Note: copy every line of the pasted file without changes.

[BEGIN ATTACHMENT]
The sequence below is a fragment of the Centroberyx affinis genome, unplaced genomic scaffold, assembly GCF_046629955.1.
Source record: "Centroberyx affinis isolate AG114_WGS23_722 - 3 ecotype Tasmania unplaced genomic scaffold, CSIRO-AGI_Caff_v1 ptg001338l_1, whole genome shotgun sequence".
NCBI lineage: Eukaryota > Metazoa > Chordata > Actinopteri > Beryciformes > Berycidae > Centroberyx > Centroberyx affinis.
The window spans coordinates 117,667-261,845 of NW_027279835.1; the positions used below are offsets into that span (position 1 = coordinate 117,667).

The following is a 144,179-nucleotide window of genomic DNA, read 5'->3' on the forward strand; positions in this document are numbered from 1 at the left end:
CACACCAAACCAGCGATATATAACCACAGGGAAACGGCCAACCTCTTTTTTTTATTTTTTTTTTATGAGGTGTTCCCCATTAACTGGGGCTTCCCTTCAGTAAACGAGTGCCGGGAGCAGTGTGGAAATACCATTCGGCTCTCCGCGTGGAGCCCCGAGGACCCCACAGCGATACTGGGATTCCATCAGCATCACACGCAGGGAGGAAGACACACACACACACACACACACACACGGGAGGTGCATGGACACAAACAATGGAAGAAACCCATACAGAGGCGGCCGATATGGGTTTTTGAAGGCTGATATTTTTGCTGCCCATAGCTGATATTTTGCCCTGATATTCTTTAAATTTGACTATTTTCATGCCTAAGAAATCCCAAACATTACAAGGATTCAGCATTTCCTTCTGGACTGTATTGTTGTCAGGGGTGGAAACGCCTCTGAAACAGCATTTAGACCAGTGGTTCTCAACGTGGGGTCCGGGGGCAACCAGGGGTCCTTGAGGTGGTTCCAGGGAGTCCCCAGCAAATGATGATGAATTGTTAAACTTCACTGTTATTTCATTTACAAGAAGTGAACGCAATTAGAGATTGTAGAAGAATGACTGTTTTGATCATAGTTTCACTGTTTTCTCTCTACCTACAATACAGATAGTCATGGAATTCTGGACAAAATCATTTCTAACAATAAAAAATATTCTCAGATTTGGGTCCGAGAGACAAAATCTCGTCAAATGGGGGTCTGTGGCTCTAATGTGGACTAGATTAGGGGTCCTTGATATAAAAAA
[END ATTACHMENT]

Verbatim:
The sequence below is a fragment of the Centroberyx affinis genome, unplaced genomic scaffold, assembly GCF_046629955.1.
Source record: "Centroberyx affinis isolate AG114_WGS23_722 - 3 ecotype Tasmania unplaced genomic scaffold, CSIRO-AGI_Caff_v1 ptg001338l_1, whole genome shotgun sequence".
NCBI lineage: Eukaryota > Metazoa > Chordata > Actinopteri > Beryciformes > Berycidae > Centroberyx > Centroberyx affinis.
The window spans coordinates 117,667-261,845 of NW_027279835.1; the positions used below are offsets into that span (position 1 = coordinate 117,667).

The following is a 144,179-nucleotide window of genomic DNA, read 5'->3' on the forward strand; positions in this document are numbered from 1 at the left end:
CACACCAAACCAGCGATATATAACCACAGGGAAACGGCCAACCTCTTTTTTTTATTTTTTTTTTATGAGGTGTTCCCCATTAACTGGGGCTTCCCTTCAGTAAACGAGTGCCGGGAGCAGTGTGGAAATACCATTCGGCTCTCCGCGTGGAGCCCCGAGGACCCCACAGCGATACTGGGATTCCATCAGCATCACACGCAGGGAGGAAGACACACACACACACACACACACACACGGGAGGTGCATGGACACAAACAATGGAAGAAACCCATACAGAGGCGGCCGATATGGGTTTTTGAAGGCTGATATTTTTGCTGCCCATAGCTGATATTTTGCCCTGATATTCTTTAAATTTGACTATTTTCATGCCTAAGAAATCCCAAACATTACAAGGATTCAGCATTTCCTTCTGGACTGTATTGTTGTCAGGGGTGGAAACGCCTCTGAAACAGCATTTAGACCAGTGGTTCTCAACGTGGGGTCCGGGGGCAACCAGGGGTCCTTGAGGTGGTTCCAGGGAGTCCCCAGCAAATGATGATGAATTGTTAAACTTCACTGTTATTTCATTTACAAGAAGTGAACGCAATTAGAGATTGTAGAAGAATGACTGTTTTGATCATAGTTTCACTGTTTTCTCTCTACCTACAATACAGATAGTCATGGAATTCTGGACAAAATCATTTCTAACAATAAAAAATATTCTCAGATTTGGGTCCGAGAGACAAAATCTCGTCAAATGGGGGTCTGTGGCTCTAATGTGGACTAGATTAGGGGTCCTTGATATAAAAAA